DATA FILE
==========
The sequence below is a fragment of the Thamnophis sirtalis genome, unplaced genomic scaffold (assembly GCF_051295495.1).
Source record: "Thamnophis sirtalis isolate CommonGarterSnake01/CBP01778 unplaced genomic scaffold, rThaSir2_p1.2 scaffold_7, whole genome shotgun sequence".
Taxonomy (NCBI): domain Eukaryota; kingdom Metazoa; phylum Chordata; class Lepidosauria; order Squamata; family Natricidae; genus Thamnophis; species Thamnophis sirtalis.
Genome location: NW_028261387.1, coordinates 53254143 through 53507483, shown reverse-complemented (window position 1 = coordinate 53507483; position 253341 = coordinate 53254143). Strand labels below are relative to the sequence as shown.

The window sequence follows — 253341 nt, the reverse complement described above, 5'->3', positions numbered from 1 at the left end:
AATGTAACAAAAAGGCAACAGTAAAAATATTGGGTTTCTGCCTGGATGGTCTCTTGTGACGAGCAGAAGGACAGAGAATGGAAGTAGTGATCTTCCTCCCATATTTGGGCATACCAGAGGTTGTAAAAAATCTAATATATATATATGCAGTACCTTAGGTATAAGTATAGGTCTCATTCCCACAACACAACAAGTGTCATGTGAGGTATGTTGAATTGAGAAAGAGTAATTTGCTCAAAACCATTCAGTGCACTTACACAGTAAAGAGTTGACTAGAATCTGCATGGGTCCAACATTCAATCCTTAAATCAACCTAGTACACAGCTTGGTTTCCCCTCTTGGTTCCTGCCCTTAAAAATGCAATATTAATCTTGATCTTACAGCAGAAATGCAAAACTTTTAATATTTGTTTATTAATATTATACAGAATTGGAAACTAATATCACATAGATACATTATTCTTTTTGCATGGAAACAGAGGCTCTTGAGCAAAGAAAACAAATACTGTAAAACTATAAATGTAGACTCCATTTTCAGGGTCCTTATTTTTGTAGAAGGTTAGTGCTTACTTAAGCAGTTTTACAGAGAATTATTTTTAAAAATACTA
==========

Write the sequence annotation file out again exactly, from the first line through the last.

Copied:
The sequence below is a fragment of the Thamnophis sirtalis genome, unplaced genomic scaffold (assembly GCF_051295495.1).
Source record: "Thamnophis sirtalis isolate CommonGarterSnake01/CBP01778 unplaced genomic scaffold, rThaSir2_p1.2 scaffold_7, whole genome shotgun sequence".
Taxonomy (NCBI): domain Eukaryota; kingdom Metazoa; phylum Chordata; class Lepidosauria; order Squamata; family Natricidae; genus Thamnophis; species Thamnophis sirtalis.
Genome location: NW_028261387.1, coordinates 53254143 through 53507483, shown reverse-complemented (window position 1 = coordinate 53507483; position 253341 = coordinate 53254143). Strand labels below are relative to the sequence as shown.

The window sequence follows — 253341 nt, the reverse complement described above, 5'->3', positions numbered from 1 at the left end:
AATGTAACAAAAAGGCAACAGTAAAAATATTGGGTTTCTGCCTGGATGGTCTCTTGTGACGAGCAGAAGGACAGAGAATGGAAGTAGTGATCTTCCTCCCATATTTGGGCATACCAGAGGTTGTAAAAAATCTAATATATATATATGCAGTACCTTAGGTATAAGTATAGGTCTCATTCCCACAACACAACAAGTGTCATGTGAGGTATGTTGAATTGAGAAAGAGTAATTTGCTCAAAACCATTCAGTGCACTTACACAGTAAAGAGTTGACTAGAATCTGCATGGGTCCAACATTCAATCCTTAAATCAACCTAGTACACAGCTTGGTTTCCCCTCTTGGTTCCTGCCCTTAAAAATGCAATATTAATCTTGATCTTACAGCAGAAATGCAAAACTTTTAATATTTGTTTATTAATATTATACAGAATTGGAAACTAATATCACATAGATACATTATTCTTTTTGCATGGAAACAGAGGCTCTTGAGCAAAGAAAACAAATACTGTAAAACTATAAATGTAGACTCCATTTTCAGGGTCCTTATTTTTGTAGAAGGTTAGTGCTTACTTAAGCAGTTTTACAGAGAATTATTTTTAAAAATACTA